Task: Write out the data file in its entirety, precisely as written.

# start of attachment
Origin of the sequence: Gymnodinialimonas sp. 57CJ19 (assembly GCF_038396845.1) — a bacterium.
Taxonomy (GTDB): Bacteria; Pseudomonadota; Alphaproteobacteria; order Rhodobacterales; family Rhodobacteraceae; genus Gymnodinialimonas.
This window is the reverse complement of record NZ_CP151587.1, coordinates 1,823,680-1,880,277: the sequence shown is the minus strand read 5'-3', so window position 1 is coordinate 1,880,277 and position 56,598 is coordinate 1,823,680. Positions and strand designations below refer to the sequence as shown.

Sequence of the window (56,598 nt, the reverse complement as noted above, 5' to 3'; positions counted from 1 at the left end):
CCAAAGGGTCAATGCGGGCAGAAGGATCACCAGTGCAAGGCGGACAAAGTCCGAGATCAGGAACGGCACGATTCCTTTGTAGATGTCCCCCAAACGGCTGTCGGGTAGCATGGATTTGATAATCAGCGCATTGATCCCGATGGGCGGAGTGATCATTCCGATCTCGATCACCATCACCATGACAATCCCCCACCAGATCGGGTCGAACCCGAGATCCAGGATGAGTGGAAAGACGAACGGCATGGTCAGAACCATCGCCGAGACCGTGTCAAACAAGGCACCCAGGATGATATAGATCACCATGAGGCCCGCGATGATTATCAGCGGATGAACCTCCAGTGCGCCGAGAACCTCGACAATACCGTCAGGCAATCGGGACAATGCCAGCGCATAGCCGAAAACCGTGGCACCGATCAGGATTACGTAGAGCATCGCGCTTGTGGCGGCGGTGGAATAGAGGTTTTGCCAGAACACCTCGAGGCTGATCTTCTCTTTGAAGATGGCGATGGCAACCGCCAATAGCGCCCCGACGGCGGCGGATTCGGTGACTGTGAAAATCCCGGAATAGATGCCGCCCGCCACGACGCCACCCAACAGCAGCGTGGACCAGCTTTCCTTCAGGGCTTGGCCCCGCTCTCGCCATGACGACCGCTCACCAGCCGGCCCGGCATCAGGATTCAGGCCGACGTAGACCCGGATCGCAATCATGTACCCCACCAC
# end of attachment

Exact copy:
Origin of the sequence: Gymnodinialimonas sp. 57CJ19 (assembly GCF_038396845.1) — a bacterium.
Taxonomy (GTDB): Bacteria; Pseudomonadota; Alphaproteobacteria; order Rhodobacterales; family Rhodobacteraceae; genus Gymnodinialimonas.
This window is the reverse complement of record NZ_CP151587.1, coordinates 1,823,680-1,880,277: the sequence shown is the minus strand read 5'-3', so window position 1 is coordinate 1,880,277 and position 56,598 is coordinate 1,823,680. Positions and strand designations below refer to the sequence as shown.

Sequence of the window (56,598 nt, the reverse complement as noted above, 5' to 3'; positions counted from 1 at the left end):
CCAAAGGGTCAATGCGGGCAGAAGGATCACCAGTGCAAGGCGGACAAAGTCCGAGATCAGGAACGGCACGATTCCTTTGTAGATGTCCCCCAAACGGCTGTCGGGTAGCATGGATTTGATAATCAGCGCATTGATCCCGATGGGCGGAGTGATCATTCCGATCTCGATCACCATCACCATGACAATCCCCCACCAGATCGGGTCGAACCCGAGATCCAGGATGAGTGGAAAGACGAACGGCATGGTCAGAACCATCGCCGAGACCGTGTCAAACAAGGCACCCAGGATGATATAGATCACCATGAGGCCCGCGATGATTATCAGCGGATGAACCTCCAGTGCGCCGAGAACCTCGACAATACCGTCAGGCAATCGGGACAATGCCAGCGCATAGCCGAAAACCGTGGCACCGATCAGGATTACGTAGAGCATCGCGCTTGTGGCGGCGGTGGAATAGAGGTTTTGCCAGAACACCTCGAGGCTGATCTTCTCTTTGAAGATGGCGATGGCAACCGCCAATAGCGCCCCGACGGCGGCGGATTCGGTGACTGTGAAAATCCCGGAATAGATGCCGCCCGCCACGACGCCACCCAACAGCAGCGTGGACCAGCTTTCCTTCAGGGCTTGGCCCCGCTCTCGCCATGACGACCGCTCACCAGCCGGCCCGGCATCAGGATTCAGGCCGACGTAGACCCGGATCGCAATCATGTACCCCACCAC